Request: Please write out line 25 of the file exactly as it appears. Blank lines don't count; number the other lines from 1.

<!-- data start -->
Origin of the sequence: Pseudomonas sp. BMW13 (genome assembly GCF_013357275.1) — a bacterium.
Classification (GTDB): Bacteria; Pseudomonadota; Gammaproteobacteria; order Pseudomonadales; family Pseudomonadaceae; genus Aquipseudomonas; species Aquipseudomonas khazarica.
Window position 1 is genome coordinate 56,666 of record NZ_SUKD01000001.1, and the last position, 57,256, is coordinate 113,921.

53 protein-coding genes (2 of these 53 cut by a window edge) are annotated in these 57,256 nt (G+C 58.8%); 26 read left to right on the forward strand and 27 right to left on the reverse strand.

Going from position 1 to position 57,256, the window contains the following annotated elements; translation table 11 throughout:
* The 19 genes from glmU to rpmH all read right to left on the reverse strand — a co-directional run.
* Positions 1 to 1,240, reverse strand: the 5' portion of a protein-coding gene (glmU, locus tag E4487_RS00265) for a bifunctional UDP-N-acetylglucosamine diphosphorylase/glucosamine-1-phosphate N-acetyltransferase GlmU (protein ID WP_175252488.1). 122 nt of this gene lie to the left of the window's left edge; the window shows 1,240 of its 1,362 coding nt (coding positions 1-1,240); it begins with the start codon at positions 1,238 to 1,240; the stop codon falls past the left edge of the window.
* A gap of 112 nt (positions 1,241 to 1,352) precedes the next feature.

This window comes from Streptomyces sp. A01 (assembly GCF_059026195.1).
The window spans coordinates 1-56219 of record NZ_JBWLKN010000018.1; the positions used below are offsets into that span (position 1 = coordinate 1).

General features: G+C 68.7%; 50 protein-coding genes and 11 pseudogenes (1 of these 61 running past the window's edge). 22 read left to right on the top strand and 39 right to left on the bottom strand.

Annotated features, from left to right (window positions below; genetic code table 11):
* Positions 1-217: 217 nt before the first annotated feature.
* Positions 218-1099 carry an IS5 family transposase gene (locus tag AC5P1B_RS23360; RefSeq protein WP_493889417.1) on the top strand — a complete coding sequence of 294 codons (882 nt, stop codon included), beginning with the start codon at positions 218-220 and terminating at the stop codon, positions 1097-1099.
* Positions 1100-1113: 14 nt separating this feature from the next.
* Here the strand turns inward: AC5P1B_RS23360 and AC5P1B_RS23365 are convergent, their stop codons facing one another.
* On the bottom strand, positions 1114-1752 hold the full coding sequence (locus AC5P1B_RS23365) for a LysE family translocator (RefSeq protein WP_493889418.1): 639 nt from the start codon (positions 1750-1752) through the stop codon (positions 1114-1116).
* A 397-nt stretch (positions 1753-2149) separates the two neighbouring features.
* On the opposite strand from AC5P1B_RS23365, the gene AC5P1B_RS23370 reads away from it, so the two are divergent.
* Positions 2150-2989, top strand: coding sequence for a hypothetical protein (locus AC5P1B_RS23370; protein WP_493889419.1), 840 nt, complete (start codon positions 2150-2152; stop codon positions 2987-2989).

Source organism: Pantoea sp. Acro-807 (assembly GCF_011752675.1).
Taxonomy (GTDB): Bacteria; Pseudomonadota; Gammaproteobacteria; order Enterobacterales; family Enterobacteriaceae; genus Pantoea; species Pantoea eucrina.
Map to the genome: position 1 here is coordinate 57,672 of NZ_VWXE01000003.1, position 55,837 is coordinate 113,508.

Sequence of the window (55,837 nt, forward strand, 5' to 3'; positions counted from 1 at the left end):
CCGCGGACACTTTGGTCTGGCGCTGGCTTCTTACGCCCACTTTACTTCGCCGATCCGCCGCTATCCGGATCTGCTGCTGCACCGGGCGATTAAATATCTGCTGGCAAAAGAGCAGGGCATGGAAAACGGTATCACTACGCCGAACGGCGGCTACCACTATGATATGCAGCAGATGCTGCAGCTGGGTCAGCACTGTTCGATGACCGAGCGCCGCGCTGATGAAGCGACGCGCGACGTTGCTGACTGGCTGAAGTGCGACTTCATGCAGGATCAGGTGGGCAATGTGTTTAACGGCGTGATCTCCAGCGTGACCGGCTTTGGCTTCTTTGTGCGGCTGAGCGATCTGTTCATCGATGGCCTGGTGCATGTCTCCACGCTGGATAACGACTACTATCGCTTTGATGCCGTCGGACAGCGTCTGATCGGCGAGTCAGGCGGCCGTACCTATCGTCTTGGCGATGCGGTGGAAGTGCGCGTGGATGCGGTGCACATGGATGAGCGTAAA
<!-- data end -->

CCGCGGACACTTTGGTCTGGCGCTGGCTTCTTACGCCCACTTTACTTCGCCGATCCGCCGCTATCCGGATCTGCTGCTGCACCGGGCGATTAAATATCTGCTGGCAAAAGAGCAGGGCATGGAAAACGGTATCACTACGCCGAACGGCGGCTACCACTATGATATGCAGCAGATGCTGCAGCTGGGTCAGCACTGTTCGATGACCGAGCGCCGCGCTGATGAAGCGACGCGCGACGTTGCTGACTGGCTGAAGTGCGACTTCATGCAGGATCAGGTGGGCAATGTGTTTAACGGCGTGATCTCCAGCGTGACCGGCTTTGGCTTCTTTGTGCGGCTGAGCGATCTGTTCATCGATGGCCTGGTGCATGTCTCCACGCTGGATAACGACTACTATCGCTTTGATGCCGTCGGACAGCGTCTGATCGGCGAGTCAGGCGGCCGTACCTATCGTCTTGGCGATGCGGTGGAAGTGCGCGTGGATGCGGTGCACATGGATGAGCGTAAA